4 Charity suffereth long, and is kind; charity envieth not; charity vaunteth not itself, is not puffed up.

5 Doth not behave itself unseemly, seeketh not her own, is not easily provoked, thinketh no evil.


6 [Charity] Rejoiceth not in iniquity, but rejoiceth in the truth.

7 Beareth all things, believeth all things, hopeth all things, endureth all things.

Then he says, even as Mormon would teach:

Charity never faileth. (See 1 Corinthians 13:8 and Moroni 7:46)


And I love what Mormon adds at the end of his teachings on charity in Moroni Chapter 7:

48 Wherefore…pray unto the Father with all the energy of heart, that ye may be filled with this love, which he hath bestowed upon all who are true followers of his Son, Jesus Christ; that ye may become the sons (and daughters!) of God; that when he shall appear we shall be like him, for we shall see him as he is…”

The invitation is for us to pray with all the energy of heart that we can be filled with charity.  Is that part of our daily prayers and the prayers we offer when we fast and our private prayers when we are in the Temple?  I think we are being taught that the more we incorporate this into our prayers, our actions, our thinking, our daily walk—the more we begin to be transformed—to the point that when He comes again, we shall be like him.


It is significant that we don’t just somehow earn the gift of charity, but that it is specifically given to us. We thought of dozens of stories of charity that we could share to end this podcast, but I wanted to share one that is very personal and dear to me.

Lost Pilot

My brother, Joel Jensen, spent his life as an airline pilot flying people safely from one destination to another. One dark night in 1972, Joel was flying a 727 into the Las Vegas airport and listening to the radio from the airport tower.  He heard the tower talking to a student pilot in a small plane who was lost in the dark. It may have been one of his early solo runs, but at any rate, he had lost his bearings and didn’t know where he was.

My brother had many choices at the time but his heart was filled with compassion and a desire to help this young pilot. There was certainly a schedule to keep and many passengers aboard, but one young man was in a very dangerous place alone in the night. So, Joel got on the radio and talked to this lost pilot and said, “I’m coming for you. Just hang on.” So, he flew his large airliner out in the desert where he thought this young pilot might be, carefully looking for him.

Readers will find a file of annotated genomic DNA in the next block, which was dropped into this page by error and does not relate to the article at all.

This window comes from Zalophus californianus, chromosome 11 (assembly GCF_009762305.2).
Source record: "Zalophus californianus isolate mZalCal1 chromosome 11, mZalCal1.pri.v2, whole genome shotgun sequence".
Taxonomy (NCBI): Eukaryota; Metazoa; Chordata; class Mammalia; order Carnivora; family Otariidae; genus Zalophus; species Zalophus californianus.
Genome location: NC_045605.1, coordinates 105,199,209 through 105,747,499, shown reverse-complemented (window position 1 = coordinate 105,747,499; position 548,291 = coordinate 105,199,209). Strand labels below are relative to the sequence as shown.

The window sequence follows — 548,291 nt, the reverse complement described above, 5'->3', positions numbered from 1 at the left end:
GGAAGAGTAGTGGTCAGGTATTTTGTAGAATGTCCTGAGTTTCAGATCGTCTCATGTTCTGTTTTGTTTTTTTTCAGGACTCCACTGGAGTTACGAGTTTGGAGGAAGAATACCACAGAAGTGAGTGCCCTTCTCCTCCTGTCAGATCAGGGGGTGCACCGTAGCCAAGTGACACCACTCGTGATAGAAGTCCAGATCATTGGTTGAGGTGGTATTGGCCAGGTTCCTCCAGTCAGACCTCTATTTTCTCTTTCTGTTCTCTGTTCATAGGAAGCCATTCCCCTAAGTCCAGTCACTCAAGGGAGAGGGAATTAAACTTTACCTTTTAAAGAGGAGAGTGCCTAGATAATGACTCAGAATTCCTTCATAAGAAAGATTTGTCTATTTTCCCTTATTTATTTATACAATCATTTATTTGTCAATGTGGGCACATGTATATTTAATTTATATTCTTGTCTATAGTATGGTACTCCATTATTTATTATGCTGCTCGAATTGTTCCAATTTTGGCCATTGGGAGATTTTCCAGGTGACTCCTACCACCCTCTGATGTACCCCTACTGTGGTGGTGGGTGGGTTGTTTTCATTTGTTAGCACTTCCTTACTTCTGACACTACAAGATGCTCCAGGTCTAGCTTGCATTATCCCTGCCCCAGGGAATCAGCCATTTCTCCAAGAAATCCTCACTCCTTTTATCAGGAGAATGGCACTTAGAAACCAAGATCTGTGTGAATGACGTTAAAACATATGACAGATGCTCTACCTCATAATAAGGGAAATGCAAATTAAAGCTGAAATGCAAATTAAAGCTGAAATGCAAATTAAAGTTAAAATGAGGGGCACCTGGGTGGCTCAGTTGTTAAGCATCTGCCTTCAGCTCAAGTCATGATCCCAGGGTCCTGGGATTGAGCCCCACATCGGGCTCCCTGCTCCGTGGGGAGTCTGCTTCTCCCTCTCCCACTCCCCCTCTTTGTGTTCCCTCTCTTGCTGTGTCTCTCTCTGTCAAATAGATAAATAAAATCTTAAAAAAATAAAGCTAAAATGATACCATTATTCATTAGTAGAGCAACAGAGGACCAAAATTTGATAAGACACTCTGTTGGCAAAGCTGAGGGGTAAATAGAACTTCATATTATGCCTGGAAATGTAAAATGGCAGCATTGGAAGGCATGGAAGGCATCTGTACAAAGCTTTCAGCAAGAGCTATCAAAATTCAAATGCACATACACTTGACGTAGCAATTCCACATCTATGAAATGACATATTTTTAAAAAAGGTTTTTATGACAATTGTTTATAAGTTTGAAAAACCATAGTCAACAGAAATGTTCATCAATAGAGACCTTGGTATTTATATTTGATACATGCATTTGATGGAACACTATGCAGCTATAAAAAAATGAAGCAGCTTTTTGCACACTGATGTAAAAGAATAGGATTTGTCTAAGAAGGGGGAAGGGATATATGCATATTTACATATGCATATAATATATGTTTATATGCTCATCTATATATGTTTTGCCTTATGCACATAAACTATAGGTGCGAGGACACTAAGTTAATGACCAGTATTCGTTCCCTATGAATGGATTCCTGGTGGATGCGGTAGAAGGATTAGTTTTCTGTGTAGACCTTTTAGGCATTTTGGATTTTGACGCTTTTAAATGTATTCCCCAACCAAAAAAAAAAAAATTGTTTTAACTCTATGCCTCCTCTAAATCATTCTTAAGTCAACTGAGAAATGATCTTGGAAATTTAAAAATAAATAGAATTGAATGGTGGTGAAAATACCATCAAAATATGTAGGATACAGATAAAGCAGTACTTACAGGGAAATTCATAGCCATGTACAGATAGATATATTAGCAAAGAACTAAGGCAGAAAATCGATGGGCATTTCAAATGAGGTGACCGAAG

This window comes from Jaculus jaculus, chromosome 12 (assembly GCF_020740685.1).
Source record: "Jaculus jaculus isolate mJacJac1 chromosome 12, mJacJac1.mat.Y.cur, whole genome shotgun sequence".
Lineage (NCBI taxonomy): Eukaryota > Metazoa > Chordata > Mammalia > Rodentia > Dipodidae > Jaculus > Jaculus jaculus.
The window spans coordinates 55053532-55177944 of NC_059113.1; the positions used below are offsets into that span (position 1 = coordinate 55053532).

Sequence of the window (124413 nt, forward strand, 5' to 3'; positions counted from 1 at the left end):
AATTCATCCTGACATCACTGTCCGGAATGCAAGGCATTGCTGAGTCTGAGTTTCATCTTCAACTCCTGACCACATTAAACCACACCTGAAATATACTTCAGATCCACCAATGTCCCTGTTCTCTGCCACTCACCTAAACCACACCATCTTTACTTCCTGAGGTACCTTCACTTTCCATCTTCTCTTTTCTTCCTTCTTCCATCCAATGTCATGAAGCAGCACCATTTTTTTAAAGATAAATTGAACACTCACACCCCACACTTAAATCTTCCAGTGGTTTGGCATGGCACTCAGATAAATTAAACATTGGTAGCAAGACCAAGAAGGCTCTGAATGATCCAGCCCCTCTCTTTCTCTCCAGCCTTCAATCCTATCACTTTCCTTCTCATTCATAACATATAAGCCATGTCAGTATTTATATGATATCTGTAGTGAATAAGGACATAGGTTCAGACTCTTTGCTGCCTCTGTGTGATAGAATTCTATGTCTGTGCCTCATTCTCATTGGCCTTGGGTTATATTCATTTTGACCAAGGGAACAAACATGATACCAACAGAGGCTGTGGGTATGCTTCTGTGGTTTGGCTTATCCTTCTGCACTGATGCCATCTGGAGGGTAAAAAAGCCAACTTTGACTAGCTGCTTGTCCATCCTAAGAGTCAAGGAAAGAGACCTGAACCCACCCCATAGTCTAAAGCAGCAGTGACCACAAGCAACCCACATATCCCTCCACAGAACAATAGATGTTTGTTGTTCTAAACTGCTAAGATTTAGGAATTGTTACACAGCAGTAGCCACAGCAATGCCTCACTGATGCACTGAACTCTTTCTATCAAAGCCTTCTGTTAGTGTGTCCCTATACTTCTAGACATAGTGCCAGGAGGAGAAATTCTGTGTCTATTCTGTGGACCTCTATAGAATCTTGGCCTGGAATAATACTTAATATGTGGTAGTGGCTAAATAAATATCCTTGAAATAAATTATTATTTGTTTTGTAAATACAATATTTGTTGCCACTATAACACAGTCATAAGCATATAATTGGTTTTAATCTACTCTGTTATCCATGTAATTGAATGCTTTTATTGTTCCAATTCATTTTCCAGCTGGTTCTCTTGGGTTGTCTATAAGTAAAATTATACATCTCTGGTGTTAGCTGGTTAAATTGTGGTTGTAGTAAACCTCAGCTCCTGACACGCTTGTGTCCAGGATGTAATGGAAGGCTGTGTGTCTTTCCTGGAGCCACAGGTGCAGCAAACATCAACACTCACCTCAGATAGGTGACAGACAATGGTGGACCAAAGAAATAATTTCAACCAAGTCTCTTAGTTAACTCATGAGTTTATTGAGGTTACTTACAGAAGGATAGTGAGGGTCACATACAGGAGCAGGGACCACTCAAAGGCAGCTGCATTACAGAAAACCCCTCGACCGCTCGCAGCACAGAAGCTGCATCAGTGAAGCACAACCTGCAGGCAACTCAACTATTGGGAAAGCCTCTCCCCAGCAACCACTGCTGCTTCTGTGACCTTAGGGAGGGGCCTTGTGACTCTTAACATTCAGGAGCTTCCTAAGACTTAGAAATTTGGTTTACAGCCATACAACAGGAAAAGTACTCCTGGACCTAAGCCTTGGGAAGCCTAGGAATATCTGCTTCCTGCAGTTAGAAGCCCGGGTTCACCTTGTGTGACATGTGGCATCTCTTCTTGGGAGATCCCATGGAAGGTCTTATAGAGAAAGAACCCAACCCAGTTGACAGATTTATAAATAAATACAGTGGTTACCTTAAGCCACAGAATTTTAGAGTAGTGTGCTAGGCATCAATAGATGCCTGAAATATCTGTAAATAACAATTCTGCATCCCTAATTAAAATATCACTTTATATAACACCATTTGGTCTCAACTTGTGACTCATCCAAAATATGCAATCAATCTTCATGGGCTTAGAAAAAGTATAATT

Joel said to this lost pilot on the radio, “Can you see my navigation lights?” The pilot said no. Joel flew a little further and asked again, “Can you see my navigation lights?” And again, the pilot said no.

Then Joel heard the thing you never want to hear from a pilot. “I think I’m running out of fuel and I’m going to crash. So, with one last ditch effort, my brother lowered the landing gear on his big aircraft, turned on the bright landing lights and started flying in a circle. Finally, the pilot cried out, “I see you!”   And my brother was able to lead him back to the airport and to safety. Not only had he been running out of fuel, in his disorientation, but he had been flying into a box canyon and would have surely been killed.

My brother Joel died in 2011 and last week his wife Carol died.  She had been a widow without her sweetheart for many years. At the funeral, their son Jeff reminded us of the story of the lost pilot, and said something that struck me deeply.

He said that after his father, Joel, had died, his mother, Carol, had become a lost pilot. Her grief was so consuming; she could hardly go on.  Worried, Jeff came and stayed with her for a few months in her home. She hardly spoke, the words swallowed in pain. He could hear her crying in her sleep in the night, and he said, “I knew it was finally time to go home, when my mother quit crying in the night.”

We are happy that Carol and Joel are back together again, but all these years I’ve known the story of the lost pilot, and never had I thought, that there are lost pilots all around us and every one of us has a chance to be a rescuer by shining a bright light in the darkness.  A lost pilot may be someone who is having a hard time or needing a friend or dealing with heart-rending news or struggling with health issues or anxiety. There are thousands of ways to become a lost pilot on the brink of running out of gas and traveling in the dark.

Sometimes, to shine a bright light, as my brother did with his airliner, this may take you out of your way.  It may be inconvenient or take you out of your comfort zone. I have often wondered what permission Joel had to get to take an airliner out of its path, and what it meant to the passengers who were also a part of that rescue. I’m sure it wasn’t easy. But to think what it means to be a light to someone when they really need it—and to increase your light when they are still in the dark. We are all lost pilots sometimes, and while this story of rescue has always moved me, I never thought before about how we all can perform the same kind of rescue today.


Thanks for joining us this week.  We’ve loved being with you.  You know that we barely scratch the surface of the teachings in these chapters and we hope you are enjoying and taking advantage of your home-centered, church-supported approach to the Come Follow Me lessons.

Special thanks again to our friend Paul Cardall who generously lets us use the lovely music that opens and closes the Podcast.

Next week’s lesson is:  “God is Not the Author of Confusion, but of Peace” and includes 1 Corinthians chapters 14-16.  See you then!